Still it’s interesting to wonder how many people are using a license for someone who is only doing administrative tasks.

The Full and Limited CALs can be either a Device or User CAL.  I never really understood this and couldn’t understand why people would get Device CALs, so lets look at the definition of the a user and device CAL.

  • A user CAL enables a user to connect to CRM from any computer or other device
  • A device Cal enables any number of users to connect to CRM from the same computer or device.

There is not price difference between a device and user call so when would you use each different type.

You would use a device CAL if you had a lot of different users accessing CRM from the same computer, so if you have shift workers then you could buy device CALs and then each shift workers could use a different login but the same computer to access CRM.

If you have workers with multiple devices who might have a different computer at the office and at home then it would be better for this user to have a user cal where they can access CRM from multiple devices.

I think the user CAL might be relevant in the future when users can use tablets and phones to access CRM.


Another interesting point which you learn if you study for the Installation certification is disabled users no longer use a CAL and you can enable and disable users at any time.

To find out how many licences you are using then you can find this information in the Deployment manager.


CRM 2011 – when to use entities over optionsets

I might have mentioned this before but I thought I would reiterate it.

I have done a few projects where the customer wants an optionset of software products e.g. CRM 2011.  if you then want to store the rollup version, suddenly the optionset needs to be updated regularly.

Also if you want to include all the dynamic products then the optionset is starting to get very big and need someone with Administrator rights to keep amending the optionset.

In this situation I have found it’s better to create a simple new entity with Name and description and make sure the ownership is Organisation (so no one can own it, assign it, share it etc) then you can just create a new Dyanmic product record when a new rollup/version is released.

This way anyone with the correct privilege can add in new products and you can search for them in a lookup.

just a little thought for you

CRM 2011 – authenticating with Sharepoint Online 2010 from a .NET

I was having a struggle to authenticate with Sharepoint Online

I was using the Client Object Model and when I was trying to create a connection to sharepoint so I could check if folders had been added for CRM but I was getting a 403 forbidden message.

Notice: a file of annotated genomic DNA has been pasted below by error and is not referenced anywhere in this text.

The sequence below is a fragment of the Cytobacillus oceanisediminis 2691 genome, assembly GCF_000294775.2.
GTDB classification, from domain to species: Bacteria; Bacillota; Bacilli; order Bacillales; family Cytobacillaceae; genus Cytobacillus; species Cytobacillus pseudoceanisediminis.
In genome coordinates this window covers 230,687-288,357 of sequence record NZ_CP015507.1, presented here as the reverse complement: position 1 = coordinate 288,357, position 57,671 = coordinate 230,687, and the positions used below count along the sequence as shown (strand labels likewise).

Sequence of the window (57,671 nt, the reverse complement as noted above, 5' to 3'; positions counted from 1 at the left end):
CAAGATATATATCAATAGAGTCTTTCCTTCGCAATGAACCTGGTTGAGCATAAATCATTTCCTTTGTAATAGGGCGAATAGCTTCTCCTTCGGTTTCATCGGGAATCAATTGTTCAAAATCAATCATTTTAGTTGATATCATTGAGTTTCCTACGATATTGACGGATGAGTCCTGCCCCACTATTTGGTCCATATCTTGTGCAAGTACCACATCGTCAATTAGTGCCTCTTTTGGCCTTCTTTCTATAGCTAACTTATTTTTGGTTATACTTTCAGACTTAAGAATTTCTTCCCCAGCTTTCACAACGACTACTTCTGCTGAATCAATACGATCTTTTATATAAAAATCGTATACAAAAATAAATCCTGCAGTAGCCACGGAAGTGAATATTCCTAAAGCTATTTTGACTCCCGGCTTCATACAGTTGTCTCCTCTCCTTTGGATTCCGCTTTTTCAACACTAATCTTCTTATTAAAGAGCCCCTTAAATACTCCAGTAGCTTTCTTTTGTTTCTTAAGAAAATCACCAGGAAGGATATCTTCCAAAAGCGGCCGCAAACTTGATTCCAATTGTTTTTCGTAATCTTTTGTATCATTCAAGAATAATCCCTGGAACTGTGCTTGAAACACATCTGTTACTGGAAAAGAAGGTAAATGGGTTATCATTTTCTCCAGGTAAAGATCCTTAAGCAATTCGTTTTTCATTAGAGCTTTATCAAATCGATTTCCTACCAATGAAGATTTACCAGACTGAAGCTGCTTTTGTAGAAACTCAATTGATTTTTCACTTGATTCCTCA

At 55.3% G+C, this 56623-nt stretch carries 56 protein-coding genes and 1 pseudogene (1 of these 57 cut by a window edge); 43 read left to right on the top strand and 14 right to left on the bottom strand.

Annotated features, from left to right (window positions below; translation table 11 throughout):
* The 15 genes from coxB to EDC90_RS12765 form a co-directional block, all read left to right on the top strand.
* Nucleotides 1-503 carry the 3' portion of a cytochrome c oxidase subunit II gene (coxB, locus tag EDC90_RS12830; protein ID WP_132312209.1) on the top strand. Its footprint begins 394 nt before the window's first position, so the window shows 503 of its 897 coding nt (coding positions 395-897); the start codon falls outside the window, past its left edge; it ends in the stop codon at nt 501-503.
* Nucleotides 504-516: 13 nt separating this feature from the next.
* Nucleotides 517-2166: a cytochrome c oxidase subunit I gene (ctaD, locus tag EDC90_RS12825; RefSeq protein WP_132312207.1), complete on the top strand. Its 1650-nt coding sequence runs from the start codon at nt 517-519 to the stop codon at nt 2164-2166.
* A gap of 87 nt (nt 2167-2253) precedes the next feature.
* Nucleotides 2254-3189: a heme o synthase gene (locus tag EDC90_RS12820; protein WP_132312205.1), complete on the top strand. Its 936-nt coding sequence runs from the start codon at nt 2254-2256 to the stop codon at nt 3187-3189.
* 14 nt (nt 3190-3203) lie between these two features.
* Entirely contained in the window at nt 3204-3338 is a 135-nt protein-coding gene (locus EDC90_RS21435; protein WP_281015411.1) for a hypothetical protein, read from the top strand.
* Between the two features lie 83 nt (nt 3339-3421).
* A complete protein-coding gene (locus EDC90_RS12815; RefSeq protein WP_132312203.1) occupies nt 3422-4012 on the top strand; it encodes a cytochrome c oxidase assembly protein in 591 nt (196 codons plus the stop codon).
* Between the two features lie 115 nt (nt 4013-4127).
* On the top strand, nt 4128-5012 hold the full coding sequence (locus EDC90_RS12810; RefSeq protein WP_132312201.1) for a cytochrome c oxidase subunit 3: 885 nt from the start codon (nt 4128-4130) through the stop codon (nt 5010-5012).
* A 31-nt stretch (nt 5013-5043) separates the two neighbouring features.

In the back of mind I was thinking the problem had to be linked to SharePoint/Office 365 online which both need you to login.

This page has a good overall description of the problem, you basically need to authenticate before you can start using SharePoint 2010 Online

Remote Authentication in SharePoint Online Using Claims-Based Authentication

The only problem with code I got from here is it popped up a login if the authenticated cookies were not on the machine.  As my code would be running from a plugin I needed to automate that

Authentication with SharePoint Online and the Client Side Object Model

this code works

Part 2: “Headless” Authentication with SharePoint Online and the Client Side Object Model

one gotcha to mention with the code above is you have to put on the forward slash at the end of the SharePoint url



if you don’t put the forward slash on it won’t work.

I also had problems because my pc clock was over 5 minutes out, it wasn’t letting me login.

some other useful links regarding writing .Net code for SharePoint 2010

Common Programming Tasks in the Managed Client Object Model

CRM 2011 and Sharepoint Integration

Well studying for the CRM 2011 installation exam I have got onto the area of SharePoint.

CRM 2011 brought some great improvements with some integration with SharePoint.

The course I am studying says the following SharePoint editions is required

  • Microsoft SharePoint 2010 (all editions)
  • Microsoft Office SharePoint Server (MOSS) 2007
  • Windows SharePoint Services 3.0

If you are integrating not with SharePoint 2010 then you have to create the folders in SharePoint and they are just displayed in CRM 2011 but if you integrate with SharePoint 2010 then CRM 2011 can create folders in SharePoint.

I haven’t tried integrating with older SharePoint version and quite frankly I hope don’t have to, my knowledge of SharePoint is rather murky and it usually takes me ages to work out how to do anything with it.

For those of you who have integrated CRM 2011 with SharePoint 2010 you will have had to run a script to get the SharePoint Grid working.  The notes for this say if it isn’t installed then SharePoint data will appear in an IFrame, which is the way the data is displayed in older versions of SharePoint.

CRM 2011 – Debugging plugins using the Plugin Registration tool

I was having a bit of a nightmare debugging my plugins.  The plugin was working in my test case but when I deployed it and tried to run it from CRM, I was getting errors.

I had tried to setup remote debugging which I have done before but this time I was having problems because of some kind of firewall related problems and when I dropped my firewall the remote debugger could talk to my computer but the debugger wasn’t catching.

I then tried to get the profile/debugger working in the plugin registration tool but I kept getting stuck when it asked for a profile location, WHAT THE HELL IS THIS PROFILE.

I tried to google instructions for the profile/debugger but I couldn’t find anything but then out of the blue one of the blogs I follow wrote an article about it and saved the day.